Evidence that death haunts "the Fundamental era"

There's no shortage of references to death throughout the PSB corpus. For instance, as is often pointed out here and elsewhere, the spectre of AIDS has cast its melancholy pall across their catalog. Nevertheless, the album Fundamental and its associated singles and bonus tracks seem especially haunted by death—and this time the primary culprit isn't AIDS but rather those twin murderers terrorism and war. If you doubt this, here perhaps is ample evidence to persuade you. (And many thanks to Jeff Durst for suggesting this list and providing most of the examples.)

1. The cover of Fundamental

Almost all black, with the Boys themselves, barely visible, dressed in black as well. Neil, with his top hat, is wearing clothing reminiscent of a nineteenth-century undertaker. The whole album, of course, reflects moods and concerns arising from the 9/11 terrorist attacks and the ensuing "war on terror."

2. The album's dedication

As stated in its liner notes, Fundamental is dedicated to Mahmoud Asgari and Ayaz Marhoni, two Iranian youths executed by their government in 2005 allegedly for raping a boy—an allegation that many observers believe was fabricated to justify the judicial murder of gay teenagers.

3. "Psychological"

"…an undertaker in a bowler hat.…down in the cemetery…."

4. "The Sodom and Gomorrah Show"

"Sun, sex, sin, divine intervention, death, and destruction!"

5. "I Made My Excuses and Left"

Not literal death, but metaphorical—a rather funereal recounting of the death of a love affair, the metaphor implied by the lyrics themselves: "All that I know is when you feel inside you're dying, it all begins again, defying your excuses."

6. "Minimal"

This may be a stretch, but the song opens with images of black and white, the two colors that also dominate the video. In western cultures, black is the color traditionally associated with death, whereas, conversely, in many eastern cultures it's white that's considered the "color of death." The video, though filmed in color, is similarly (and clearly by design) almost completely black and white.

7. "Numb"

A song of profound grief inspired by the death of its composer Diane Warren's mother. And couldn't death itself be considered the ultimate "numbness"? Meanwhile, the packaging artwork for the single features a photo of Chris and Neil wearing medieval plague doctor masks.

8. "Luna Park"

A lyric replete with dark, foreboding imagery, including "a storm will come one day to blow us all away."

9. "I'm with Stupid"

While this song is less concerned with death than most on the album, one can't help but consider the international life-and-death implications of Bush-Blair political relationship. Would the Iraq War even have occurred? Probably. But Blair's cooperation no doubt greatly facilitated the Bush agenda. And where there is war, there is death. Also, what about the implications of "a hawk chasing a dove"? Sounds like a fatal attraction to me.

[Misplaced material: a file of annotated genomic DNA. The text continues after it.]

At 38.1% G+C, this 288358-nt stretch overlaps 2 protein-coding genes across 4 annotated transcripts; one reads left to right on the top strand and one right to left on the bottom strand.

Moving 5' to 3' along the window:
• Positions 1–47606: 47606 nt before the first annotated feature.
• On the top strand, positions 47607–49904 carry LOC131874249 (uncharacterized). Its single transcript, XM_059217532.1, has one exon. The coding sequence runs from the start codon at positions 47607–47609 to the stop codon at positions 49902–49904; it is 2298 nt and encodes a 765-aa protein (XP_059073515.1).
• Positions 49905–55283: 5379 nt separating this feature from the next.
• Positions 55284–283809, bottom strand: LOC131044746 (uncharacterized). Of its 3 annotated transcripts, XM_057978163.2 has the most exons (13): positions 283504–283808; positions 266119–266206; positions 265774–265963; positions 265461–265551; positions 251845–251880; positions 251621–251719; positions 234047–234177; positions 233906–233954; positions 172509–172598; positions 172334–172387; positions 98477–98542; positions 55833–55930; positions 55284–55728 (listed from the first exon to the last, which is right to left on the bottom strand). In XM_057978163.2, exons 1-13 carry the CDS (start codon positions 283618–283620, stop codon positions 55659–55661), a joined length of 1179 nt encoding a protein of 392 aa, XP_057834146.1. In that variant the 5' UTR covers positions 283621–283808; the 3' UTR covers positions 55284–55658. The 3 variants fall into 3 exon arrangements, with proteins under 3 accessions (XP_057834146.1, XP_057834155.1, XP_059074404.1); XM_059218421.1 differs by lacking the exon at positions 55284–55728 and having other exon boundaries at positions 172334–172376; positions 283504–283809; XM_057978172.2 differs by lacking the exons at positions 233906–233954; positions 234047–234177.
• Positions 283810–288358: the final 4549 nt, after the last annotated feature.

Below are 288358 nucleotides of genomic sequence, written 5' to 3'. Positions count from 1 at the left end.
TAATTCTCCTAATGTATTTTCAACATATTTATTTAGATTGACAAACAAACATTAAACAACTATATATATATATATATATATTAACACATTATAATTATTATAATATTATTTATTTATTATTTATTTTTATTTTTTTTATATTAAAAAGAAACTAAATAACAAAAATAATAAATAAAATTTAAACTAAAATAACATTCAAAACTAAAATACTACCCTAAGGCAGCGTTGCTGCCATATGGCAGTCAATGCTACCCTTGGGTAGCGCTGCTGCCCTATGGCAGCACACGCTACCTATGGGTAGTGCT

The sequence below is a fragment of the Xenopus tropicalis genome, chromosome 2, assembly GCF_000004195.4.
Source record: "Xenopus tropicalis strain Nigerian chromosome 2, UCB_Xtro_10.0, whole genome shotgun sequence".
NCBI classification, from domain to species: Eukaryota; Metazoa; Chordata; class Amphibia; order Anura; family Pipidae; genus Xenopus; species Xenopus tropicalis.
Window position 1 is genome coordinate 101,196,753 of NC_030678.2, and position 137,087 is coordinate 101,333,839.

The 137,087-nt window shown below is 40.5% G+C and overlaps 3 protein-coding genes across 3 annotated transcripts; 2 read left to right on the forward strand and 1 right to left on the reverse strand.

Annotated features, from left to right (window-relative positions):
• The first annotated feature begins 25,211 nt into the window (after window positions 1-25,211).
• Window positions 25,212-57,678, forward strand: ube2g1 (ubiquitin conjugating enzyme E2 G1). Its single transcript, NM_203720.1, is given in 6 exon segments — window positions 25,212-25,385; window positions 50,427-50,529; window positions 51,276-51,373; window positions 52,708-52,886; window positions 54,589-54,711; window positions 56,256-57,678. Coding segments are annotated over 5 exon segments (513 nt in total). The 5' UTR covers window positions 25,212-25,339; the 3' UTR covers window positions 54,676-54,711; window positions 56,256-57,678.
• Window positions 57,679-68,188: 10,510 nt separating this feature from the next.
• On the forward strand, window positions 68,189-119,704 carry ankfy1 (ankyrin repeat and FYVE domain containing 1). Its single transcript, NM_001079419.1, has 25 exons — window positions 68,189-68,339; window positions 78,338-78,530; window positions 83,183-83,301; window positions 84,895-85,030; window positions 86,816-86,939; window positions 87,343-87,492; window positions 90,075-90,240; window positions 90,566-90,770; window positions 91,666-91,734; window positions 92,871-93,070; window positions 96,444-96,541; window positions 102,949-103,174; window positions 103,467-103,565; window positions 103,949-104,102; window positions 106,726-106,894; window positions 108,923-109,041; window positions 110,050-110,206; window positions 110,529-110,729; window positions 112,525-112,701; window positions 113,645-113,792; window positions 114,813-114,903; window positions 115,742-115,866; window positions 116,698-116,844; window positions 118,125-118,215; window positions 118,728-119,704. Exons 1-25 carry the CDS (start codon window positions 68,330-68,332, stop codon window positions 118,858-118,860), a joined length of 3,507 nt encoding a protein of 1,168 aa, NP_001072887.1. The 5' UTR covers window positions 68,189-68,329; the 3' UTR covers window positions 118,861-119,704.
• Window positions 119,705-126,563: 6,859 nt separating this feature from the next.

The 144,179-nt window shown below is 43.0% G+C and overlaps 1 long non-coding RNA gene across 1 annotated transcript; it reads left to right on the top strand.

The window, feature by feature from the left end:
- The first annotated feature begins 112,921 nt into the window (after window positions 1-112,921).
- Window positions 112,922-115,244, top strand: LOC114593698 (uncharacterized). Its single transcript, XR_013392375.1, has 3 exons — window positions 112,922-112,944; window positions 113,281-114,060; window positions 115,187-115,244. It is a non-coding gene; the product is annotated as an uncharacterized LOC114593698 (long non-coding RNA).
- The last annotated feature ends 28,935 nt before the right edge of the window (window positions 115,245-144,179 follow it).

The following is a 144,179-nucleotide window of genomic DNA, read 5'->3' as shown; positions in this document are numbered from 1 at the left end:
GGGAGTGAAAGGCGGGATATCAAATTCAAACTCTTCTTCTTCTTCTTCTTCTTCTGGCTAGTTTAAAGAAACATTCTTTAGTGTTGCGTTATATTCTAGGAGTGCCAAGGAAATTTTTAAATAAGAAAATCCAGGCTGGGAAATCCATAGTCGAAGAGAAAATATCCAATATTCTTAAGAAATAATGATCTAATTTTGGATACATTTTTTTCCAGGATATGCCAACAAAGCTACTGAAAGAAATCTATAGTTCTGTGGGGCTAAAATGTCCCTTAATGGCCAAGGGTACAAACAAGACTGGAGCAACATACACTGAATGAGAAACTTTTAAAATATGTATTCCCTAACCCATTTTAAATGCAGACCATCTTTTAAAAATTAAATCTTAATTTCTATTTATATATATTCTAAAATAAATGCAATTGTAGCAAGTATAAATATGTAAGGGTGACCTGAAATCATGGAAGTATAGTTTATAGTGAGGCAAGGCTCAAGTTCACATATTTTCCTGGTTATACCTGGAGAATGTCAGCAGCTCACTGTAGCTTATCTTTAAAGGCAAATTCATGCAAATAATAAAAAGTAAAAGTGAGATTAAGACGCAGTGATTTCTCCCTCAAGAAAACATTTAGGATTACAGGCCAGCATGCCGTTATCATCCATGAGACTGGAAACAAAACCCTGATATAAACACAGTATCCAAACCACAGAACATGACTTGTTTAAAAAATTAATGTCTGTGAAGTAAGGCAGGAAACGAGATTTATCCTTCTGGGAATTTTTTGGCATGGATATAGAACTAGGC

10. "Casanova in Hell"

The focus here is on aging, impending death, and taking charge of one's own post-death legacy—in Casanova's particularly successful case, through his memoirs.

11. "Integral"

Again a stretch perhaps, but could this be considered another metaphorical death—in this case, the death of liberty?

12. "Girls Don't Cry"

This Fundamental-era b-side was inspired by the film Boys Don't Cry, itself inspired by the true story of murdered transsexual Brandon Teena. There's no direct mention of death, although it hovers immediately overhead. After all, "It's the final day."

13. "The Resurrectionist"

Another period b-side, this tale of Victorian graverobbers is embellished with darkly humorous gems like "We don't bring them back to life, but we do bring them back from the dead."

14. "Fugitive"

A Fundamental special-edition bonus track. "There's always a new way to heaven" in a narrative almost certainly told from the point of view of a terrorist, eager to be "released from the world" as he prepares to commit a suicidal act of mass murder.

15. Neil's skull t-shirt

On several public occasions during the Fundamental era Neil publicly sported a black t-shirt with a prominent stylized white skull on the front. He even wears it in the "Integral" video. It may be one of those arty t-shirts depicting the famous Damien Hirst diamond-encrusted skull, though I haven't had a good enough look at it to be sure. Whatever the case, at least it's relatively tasteful as skull t-shirts go; I mean, it doesn't have flames shooting out of the eye-sockets or anything like that.

16. "After the Event"

Although this track wasn't released until 2009 as one of the bonus tracks with the "Did You See Me Coming?" single, Neil and Chris wrote it back in 2005 along with other songs that eventually wound up on Fundamental. Its subject matter, concerning ostentatious collective "pop culture" mourning in the wake of celebrity deaths and other public tragedies, gives further credence to the notion that death was particularly on the Boys' minds during this period.

And perhaps—

17. "We're All Criminals Now"

Another 2009 "Yes era" release, this time as a bonus track with the "Love etc." single, it's not clear at this time whether the Boys actually wrote this song somewhat earlier. Evidence strongly suggests, however, that they probably started working on it before 2009 and only finished it early that year. Part of that evidence includes the fact that the lyrics were inspired by the July 22, 2005 killing of Jean Charles de Menezes, a Brazilian national, by police at a London subway station who feared he might be involved in an act of terrorism. So his death at the very least planted the seed for this song during the Fundamental era, even if it didn't come to fruition until several years later.